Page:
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Lisa Multa, Tali at Kungkayunti, 122x46cm
  • Lisa Multa, Tali at Kungkayunti, 122x46cm
  • Lisa Multa, Tali at Kungkayunti, 122x46cm
  • Lisa Multa, Tali at Kungkayunti, 122x46cm
  • Lisa Multa, Tali at Kungkayunti, 122x46cm
Lisa Multa, Tali at Kungkayunti, 122x46cm
Lisa Multa, Tali at Kungkayunti, 122x46cm
Lisa Multa, Tali at Kungkayunti, 122x46cm
Lisa Multa, Tali at Kungkayunti, 122x46cm

Lisa Multa, Tali at Kungkayunti, 122x46cm

$1,269.00
  • Aboriginal Artist - Lisa Multa
  • Community - Ikuntji (Haasts Bluff) 
  • Aboriginal Art Centre - Ikuntji Artists
  • Catalogue number - 19-LM148
  • Materials - Acrylic on linen
  • Size(cm) - H122 W46 D2  
  • Postage variants - Artwork posted un-stretched and rolled for safe shipping
  • Orientation - Painted from all sides and OK to hang as wished

This painting shows the sandhills (tali tali) at Kungkayunti (Brown's Bore). Kungkayunti is the place where the ancestral women are dancing along the creek bed.

Lisa Multa is the younger sister to Traditional Owner and lawman Douglas Multa, acclaimed artist Alison Multa and painter Patricia Multa. Lisa grew up with her family at Kungkayunti (Browns Bore), an outstation 1.5hrs drive, southwest of Haasts Bluff. Lisa was born at Papunya Clinic in 1975, the closest clinic to Kungkayunti at the time. Kungkayunti is the country of Lisa’s father, Joe Tjakamarra Multa and her mother, Magdelena Multa Napaltjarri, is from Haasts Bluff. When Lisa was a baby she lived with her aunt and uncle, Maudie and Phillip Lane, in Haasts Bluff so that her mother could care for her younger sister, Benita. When Benita and herself were a bit older they moved with their parents to Kungkayunti, travelling back and forth to attend primary school at Haasts Bluff. Lisa then attended and boarded at Yirara College in Alice Springs. After her studies there she then returned to Haasts Bluff.

Lisa also lived at Kintore for some time, where she raised her three children. After returning to Haasts bluff in 2007, Lisa saw her two older sisters painting at the Ikuntji Arts Centre and began painting herself. Lisa has worked at the local Kanparrka store for many years; she remembers when the store was in the old building. Although the sisters sometimes paint together, Lisa says when she paints she likes to think of her own connection to country, focusing on a birds eye view of the tali tali (sandhills) at Kungkayunti, which she expresses in a variety of colours.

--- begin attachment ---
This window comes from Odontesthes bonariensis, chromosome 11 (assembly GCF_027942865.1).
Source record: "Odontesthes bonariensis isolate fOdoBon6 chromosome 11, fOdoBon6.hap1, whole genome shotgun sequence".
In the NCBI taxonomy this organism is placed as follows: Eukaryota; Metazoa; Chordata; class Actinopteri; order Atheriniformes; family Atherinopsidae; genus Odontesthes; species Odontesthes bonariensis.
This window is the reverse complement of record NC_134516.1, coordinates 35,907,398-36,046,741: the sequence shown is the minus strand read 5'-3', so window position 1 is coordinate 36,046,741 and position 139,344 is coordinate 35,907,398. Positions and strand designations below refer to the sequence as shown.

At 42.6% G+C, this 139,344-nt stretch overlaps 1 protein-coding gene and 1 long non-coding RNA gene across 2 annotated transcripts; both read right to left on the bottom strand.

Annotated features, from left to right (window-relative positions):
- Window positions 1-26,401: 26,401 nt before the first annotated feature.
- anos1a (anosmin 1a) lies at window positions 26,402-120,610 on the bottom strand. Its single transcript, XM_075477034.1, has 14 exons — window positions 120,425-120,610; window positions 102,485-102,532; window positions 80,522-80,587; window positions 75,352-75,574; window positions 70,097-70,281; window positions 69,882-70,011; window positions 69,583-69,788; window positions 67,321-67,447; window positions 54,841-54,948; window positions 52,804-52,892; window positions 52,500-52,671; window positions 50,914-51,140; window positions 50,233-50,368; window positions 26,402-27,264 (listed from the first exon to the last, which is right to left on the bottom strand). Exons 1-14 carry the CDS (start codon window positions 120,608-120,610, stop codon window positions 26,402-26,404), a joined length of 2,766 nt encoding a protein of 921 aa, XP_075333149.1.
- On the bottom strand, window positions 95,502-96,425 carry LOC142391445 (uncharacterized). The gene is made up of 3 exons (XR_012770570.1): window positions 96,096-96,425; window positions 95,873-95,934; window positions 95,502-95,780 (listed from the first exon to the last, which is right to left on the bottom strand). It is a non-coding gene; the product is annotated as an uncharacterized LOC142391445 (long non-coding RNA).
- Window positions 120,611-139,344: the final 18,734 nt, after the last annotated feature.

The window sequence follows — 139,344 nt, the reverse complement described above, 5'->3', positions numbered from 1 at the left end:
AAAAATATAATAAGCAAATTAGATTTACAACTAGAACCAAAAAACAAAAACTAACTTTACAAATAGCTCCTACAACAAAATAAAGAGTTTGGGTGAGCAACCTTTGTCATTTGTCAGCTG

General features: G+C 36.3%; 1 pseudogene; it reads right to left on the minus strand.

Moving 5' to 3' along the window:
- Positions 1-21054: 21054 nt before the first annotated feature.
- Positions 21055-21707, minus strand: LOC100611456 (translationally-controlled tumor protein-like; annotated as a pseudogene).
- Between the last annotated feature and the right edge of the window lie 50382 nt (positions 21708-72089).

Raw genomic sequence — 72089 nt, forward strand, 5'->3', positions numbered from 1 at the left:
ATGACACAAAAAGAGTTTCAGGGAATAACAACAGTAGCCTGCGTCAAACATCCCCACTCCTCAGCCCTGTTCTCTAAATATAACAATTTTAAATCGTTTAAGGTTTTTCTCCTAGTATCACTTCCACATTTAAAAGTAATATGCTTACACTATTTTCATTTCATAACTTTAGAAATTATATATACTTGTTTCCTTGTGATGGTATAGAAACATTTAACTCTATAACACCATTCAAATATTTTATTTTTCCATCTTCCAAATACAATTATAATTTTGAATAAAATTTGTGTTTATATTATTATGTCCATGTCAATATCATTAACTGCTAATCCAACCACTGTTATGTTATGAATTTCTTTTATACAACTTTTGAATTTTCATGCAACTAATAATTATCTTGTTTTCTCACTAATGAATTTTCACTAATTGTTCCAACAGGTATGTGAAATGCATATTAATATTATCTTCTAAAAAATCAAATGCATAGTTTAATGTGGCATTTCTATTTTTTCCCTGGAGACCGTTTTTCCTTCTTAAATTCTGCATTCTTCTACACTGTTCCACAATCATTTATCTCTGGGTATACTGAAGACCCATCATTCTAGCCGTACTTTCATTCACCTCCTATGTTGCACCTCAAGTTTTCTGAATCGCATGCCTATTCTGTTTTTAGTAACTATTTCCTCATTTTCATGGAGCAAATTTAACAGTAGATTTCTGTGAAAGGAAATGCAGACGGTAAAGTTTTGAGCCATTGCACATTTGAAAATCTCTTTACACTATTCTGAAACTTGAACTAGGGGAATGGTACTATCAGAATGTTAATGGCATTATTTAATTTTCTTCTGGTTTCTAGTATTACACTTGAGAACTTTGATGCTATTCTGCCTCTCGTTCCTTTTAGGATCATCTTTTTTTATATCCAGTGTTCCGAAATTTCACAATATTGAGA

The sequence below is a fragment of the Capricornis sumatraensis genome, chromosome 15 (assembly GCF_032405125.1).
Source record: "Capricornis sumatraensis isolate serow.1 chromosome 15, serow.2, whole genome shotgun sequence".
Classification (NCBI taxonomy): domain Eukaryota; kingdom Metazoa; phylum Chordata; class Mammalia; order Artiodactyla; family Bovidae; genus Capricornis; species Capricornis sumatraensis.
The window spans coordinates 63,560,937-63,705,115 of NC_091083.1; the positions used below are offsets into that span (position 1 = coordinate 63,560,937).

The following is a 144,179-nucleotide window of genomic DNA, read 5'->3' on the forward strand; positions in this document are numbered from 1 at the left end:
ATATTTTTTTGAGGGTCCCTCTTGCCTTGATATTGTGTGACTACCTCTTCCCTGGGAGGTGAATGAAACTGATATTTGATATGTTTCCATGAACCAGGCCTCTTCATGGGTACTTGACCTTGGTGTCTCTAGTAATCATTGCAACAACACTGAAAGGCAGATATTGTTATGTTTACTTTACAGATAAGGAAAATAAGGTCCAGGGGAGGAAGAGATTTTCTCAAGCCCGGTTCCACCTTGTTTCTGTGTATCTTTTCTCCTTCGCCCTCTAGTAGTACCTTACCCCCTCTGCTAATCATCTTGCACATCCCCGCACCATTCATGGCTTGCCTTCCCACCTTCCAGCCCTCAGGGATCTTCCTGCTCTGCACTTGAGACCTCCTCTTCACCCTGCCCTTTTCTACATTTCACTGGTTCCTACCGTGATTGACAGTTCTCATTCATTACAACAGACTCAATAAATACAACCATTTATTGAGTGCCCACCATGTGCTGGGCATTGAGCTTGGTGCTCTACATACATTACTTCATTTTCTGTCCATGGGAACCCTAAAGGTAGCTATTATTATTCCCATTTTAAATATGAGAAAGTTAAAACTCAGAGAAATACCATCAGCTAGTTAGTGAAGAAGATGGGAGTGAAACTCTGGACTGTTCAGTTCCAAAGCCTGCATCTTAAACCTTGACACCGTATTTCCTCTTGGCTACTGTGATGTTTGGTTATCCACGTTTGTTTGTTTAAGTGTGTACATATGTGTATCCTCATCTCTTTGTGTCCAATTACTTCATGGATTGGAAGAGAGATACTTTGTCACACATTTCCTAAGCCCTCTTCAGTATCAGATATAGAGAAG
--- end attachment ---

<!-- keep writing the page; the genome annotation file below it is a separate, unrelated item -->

Lisa successfully completed a Certificate I in Visual Arts at Batchelor Institute in 2018, where she studied and practiced fabric design, screen printing and visual design. Recently she has also been recognised as a certified translator. In August 2018, Lisa travelled for the first time with Ikuntji Artists to the Darwin Aboriginal Art Fair.

Lisa is very busy in the community, amongst working in the store, doing translating work at Ikuntji Artists and spending time with family, she still finds time to paint when she can.

A lot of stories are still being recounted of long journeys of people from various language groups, who travelled from rockholes and waterholes to caves and mountains finally arriving at Haasts Bluff. The locals, Luritja people of Haasts Bluff, were already here. Thus Haasts Bluff is a community rich of diversity in language and culture.

Ikuntji Artists was first established in 1992, after a series of workshops with Melbourne artist Marina Strocchi, and under the influence of the then community president, the late Esther Jugadai. The art centre was initially set up to fulfil the role of women’s centre providing services such as catering for old people and children in the community. After first experiences made in printing T-shirts, the artists began producing acrylic paintings on linen and handmade paper, which quickly gained the attention of the Australian and international art world as well as earning the centre an impressive reputation for fine art. The focus changed from a women’s centre to an art centre in 2005 with the incorporation of the art centre as Ikuntji Artists Aboriginal Corporation.

The artists draw their inspiration from their personal ngurra (country) and Tjukurrpa (Dreaming). They interpret the ancestral stories by using traditional symbols, icons and motifs. The artistic repertoire of Ikuntji Artists is diverse and includes for example: naive as well as highly abstract paintings told by each artist in their personal signature style. Throughout the 21 years of its existence the art movement in Ikuntji has flourished and constantly left its mark in the fine art world. At the same time the art centre has been the cultural hub of the community, maintaining, reinforcing and reinvigorating cultural practices through art-making.

Today Ikuntji Artists has eight key artists, who exhibit in Australia and internationally. They are represented in major collections across the globe.

Text: Melanie Greiner, Alison Multa and Dr Chrischona Schmidt 




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